One way companies have recently been capitalizing on the benefits of deploying marketing campaigns on social media is through the use and administration of contests and sweepstakes. However, running a social media contest or sweepstakes is not without risk. Not only must companies comply with both state and federal sweepstakes laws as well as the social media platform’s own promotion rules, but as confirmed in a recent closing letter issued by the Federal Trade Commission to fashion brand Cole Haan, sweepstakes and contest administrators must also ensure compliance with the implied endorsement mandates of the Federal Trade Commission Act (the “FTC Act”). The FTC began its investigation into Cole Haan after being alerted of a contest which the fashion brand had launched on Pinterest to promote its footwear line. The contest rules instructed participants to create Pinterest boards with 5 images from Cole Haan’s Pinterest board (note: Pinterest revised its contest rules to prohibit users from requiring a certain number of pins, or pinning from a specific selection, as a requirement for contest entry), 5 images of the participants’ “favorite places to wander”, and the hashtag #WanderingSole as part of each pin description. The contestant with the most creative board was eligible to win a $1,000 Cole Haan shopping spree. Based on the unobvious “material connection” between the contestants and Cole Haan, however, the FTC determined that requiring contestants to pin Cole Haan products constituted an “endorsement” under Section 5 of the FTC Act, necessitating a disclosure that contestants were incentivized to pin to win the shopping spree. Continue Reading
- A description of the categories of PII that the operator collects, as well as the categories of third parties with whom such PII may be shared;
- A description of the process maintained by the operator that allows an end user to review and request changes to any of his or her PII that is collected;
Additional Disclosures Required by AB370
In addition to the disclosures set forth above, AB370 introduces the following disclosure obligations for operators:
- To the extent that an operator engages in the collection of PII about an individual’s online activities over time and across third party websites or online services, such operator must disclose how it responds to web browser “do not track” (“DNT”) signals or other mechanisms that provide consumers with the ability to exercise choice regarding the collection of such PII; and
- An operator must disclose whether third parties may collect PII about an individual over time and across different websites when an individual uses the operator’s website or online service.
What it Means for You
The State of California has previously taken the position that operators that fail to comply with the requirements of CalOPPA will be issued a warning, coupled with a 30-day cure period in which to comply. Those operators failing to comply with such requirements within such 30-day period will be deemed in violation and may be fined heavily under California’s Unfair Competition Law.
Compliance with these new disclosure requirements poses significant challenges to operators. Despite the efforts of industry groups such as the World Wide Web Consortium’s Tracking Protection Working Group, no clear industry standard has yet to be established in order to guide operators in their identification of and response to DNT signals or other mechanisms now regulated under CalOPPA. Additionally, the lack of standard protocols transcends further to the actual technology. For example, although web browsers have now generally implemented DNT functionality for end users, these features vary from browser to browser, further complicating operators’ compliance efforts.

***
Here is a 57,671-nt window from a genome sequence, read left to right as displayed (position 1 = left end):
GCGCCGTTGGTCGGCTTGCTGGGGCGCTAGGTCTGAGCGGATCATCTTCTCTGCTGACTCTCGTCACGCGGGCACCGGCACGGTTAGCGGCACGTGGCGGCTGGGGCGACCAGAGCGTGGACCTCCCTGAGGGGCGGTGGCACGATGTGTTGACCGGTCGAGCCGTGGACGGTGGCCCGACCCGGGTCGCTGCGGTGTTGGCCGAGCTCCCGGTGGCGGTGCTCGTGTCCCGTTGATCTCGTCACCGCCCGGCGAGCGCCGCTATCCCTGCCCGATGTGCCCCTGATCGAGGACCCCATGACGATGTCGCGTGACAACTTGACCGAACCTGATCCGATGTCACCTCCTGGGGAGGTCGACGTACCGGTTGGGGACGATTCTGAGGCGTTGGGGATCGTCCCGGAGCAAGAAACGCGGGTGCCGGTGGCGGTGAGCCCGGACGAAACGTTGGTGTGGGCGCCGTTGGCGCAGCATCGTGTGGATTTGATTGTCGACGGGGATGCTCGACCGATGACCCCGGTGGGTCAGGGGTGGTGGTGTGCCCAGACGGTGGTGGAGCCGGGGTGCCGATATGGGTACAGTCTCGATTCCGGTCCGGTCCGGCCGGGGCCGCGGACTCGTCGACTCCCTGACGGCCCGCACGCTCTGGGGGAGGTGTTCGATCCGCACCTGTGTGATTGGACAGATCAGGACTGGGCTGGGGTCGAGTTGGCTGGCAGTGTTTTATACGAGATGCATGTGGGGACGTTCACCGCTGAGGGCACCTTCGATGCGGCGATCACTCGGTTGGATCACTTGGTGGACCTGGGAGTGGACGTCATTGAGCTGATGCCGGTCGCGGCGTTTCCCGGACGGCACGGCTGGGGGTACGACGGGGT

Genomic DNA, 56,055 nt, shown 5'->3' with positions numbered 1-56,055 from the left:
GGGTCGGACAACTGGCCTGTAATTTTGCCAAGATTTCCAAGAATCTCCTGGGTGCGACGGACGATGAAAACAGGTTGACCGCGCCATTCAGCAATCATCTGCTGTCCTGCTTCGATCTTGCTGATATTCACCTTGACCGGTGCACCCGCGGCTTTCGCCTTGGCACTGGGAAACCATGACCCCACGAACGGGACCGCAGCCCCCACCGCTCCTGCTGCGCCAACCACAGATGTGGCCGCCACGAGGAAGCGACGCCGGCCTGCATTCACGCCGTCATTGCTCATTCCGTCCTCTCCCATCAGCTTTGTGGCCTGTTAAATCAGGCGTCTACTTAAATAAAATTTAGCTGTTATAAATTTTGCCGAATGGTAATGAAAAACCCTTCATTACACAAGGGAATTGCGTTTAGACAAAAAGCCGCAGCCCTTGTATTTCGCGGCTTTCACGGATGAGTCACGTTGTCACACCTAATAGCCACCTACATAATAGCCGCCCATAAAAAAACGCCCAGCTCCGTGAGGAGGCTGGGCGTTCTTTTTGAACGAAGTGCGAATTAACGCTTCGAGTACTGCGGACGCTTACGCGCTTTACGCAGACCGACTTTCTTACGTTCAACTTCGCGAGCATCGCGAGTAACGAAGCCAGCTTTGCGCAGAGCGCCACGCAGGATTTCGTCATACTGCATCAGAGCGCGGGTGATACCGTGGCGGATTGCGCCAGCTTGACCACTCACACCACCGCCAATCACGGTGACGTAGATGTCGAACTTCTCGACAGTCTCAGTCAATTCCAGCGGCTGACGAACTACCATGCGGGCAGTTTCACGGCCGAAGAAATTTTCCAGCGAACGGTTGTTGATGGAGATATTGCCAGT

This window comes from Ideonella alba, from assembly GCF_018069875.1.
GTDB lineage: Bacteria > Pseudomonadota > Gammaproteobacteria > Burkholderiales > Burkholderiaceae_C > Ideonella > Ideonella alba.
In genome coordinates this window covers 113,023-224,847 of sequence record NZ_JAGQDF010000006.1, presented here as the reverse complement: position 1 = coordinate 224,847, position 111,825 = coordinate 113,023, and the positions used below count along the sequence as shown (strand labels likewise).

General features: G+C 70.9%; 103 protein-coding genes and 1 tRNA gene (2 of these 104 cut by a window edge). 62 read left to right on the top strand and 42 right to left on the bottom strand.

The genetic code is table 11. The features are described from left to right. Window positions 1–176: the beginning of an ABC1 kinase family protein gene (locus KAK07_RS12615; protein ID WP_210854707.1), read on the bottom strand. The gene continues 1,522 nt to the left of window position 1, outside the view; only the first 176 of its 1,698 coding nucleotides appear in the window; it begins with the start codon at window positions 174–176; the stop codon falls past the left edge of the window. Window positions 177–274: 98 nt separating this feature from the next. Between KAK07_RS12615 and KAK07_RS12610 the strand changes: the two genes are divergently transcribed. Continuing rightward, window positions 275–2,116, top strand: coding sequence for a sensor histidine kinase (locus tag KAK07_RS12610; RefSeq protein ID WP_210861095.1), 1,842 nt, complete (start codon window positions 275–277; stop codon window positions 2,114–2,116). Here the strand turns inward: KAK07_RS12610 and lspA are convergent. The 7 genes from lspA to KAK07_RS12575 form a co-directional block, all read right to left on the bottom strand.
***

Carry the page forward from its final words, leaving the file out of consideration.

The DigitalHHR team has received numerous inquires regarding the implications of AB370 and continues to monitor the latest developments surrounding this constantly evolving discussion. Despite the uncertainty, operators of websites and online services should review their privacy practices and policies immediately in order to assess whether revisions are necessary in order to comply with AB370. If you have any questions, please feel free to reach out to us.
On November 6th, Dan will be moderating a panel titled “Content Distribution in a Digital World” at the 2013 Entertainment, Media and Technology Summit held by NYU’s Stern School of Business, an annual event which brings together business executives in the entertainment, media and technology industry to discuss the myriad opportunities and challenges for industry stakeholders in the digital media sector. Dan’s panel will be focusing on the key issues and trends arising in the digital television content distribution ecosystem, including development and implemenation of novel monetization and audience engagement strategies as well as the effect of disruptive technologies and service offerings on the status quo. Joining Dan on the panel will be digital media executives from CBS, NBC, EPIX and A&E.
Click here for more information on the Entertainment, Media and Technology Summit.
As the convergence of cloud-based products and services with the delivery and consumption of entertainment content continues to gain steam in the U.S., multiple courts across the U.S. are being asked to weigh in on the copyright implications of a new type of online TV service offered by two entities—namely, Aereo and FilmOn X (aka Aereokiller and Barry Driller). A cross-country surge of litigation in the matter is testing the balance between copyright holders’ exclusive rights to exploit their works and consumers’ and service providers’ ability to make lawful use of these works through emerging cloud-based technology solutions. Since our last article on the subject, litigation involving these two service providers has now spread from courts in New York and California to courts in Massachusetts, Utah and the District of Columbia—and now, the U.S. Supreme Court has been asked to weigh in by the plaintiffs. Continue Reading
On October 28th, Dan will be participating on a panel titled “Outstanding Issues for the Adoption of Cloud Computing in the Entertainment and Media Sectors” at the Cloud Computing West 2013 Conference in Las Vegas, a two day event jointly sponsored by the Cloud Computing Association and the Distributed Computing Industry Association which brings together multiple stakeholders in the cloud-based distribution space (content creators, copyright holders, distributors and technology solution and service providers alike) to discuss the latest advances and challenges presented in the implementation of cloud-based solutions for the storage, delivery, distribution and exploitation of high-value entertainment content. Joining Dan on the panel will be executives from Netflix, Microsoft, Amazon and Las Vegas Sands Corporation, among others.
Click here for more information on Cloud Computing West 2013.
On September 17th, Lindsay Orosz will be leading a workshop titled “Think Before You Tweet! – Untangling the Social Media Ecosystem and the Legal Risks That Come Along for the Ride” at the Social Media Strategies Summit in Boston, a three-day event which brings together executives from top brands to focus on managing successful social media footprints and employing other strategies in the context of constant digital disruption. Lindsay’s presentation will highlight, among other things, critical legal and business challenges organizations must consider as they build and enhance their social media presence, while aiming to provide practical solutions in order to face these concerns head on.
Click here for more information on the Social Media Strategies Summit.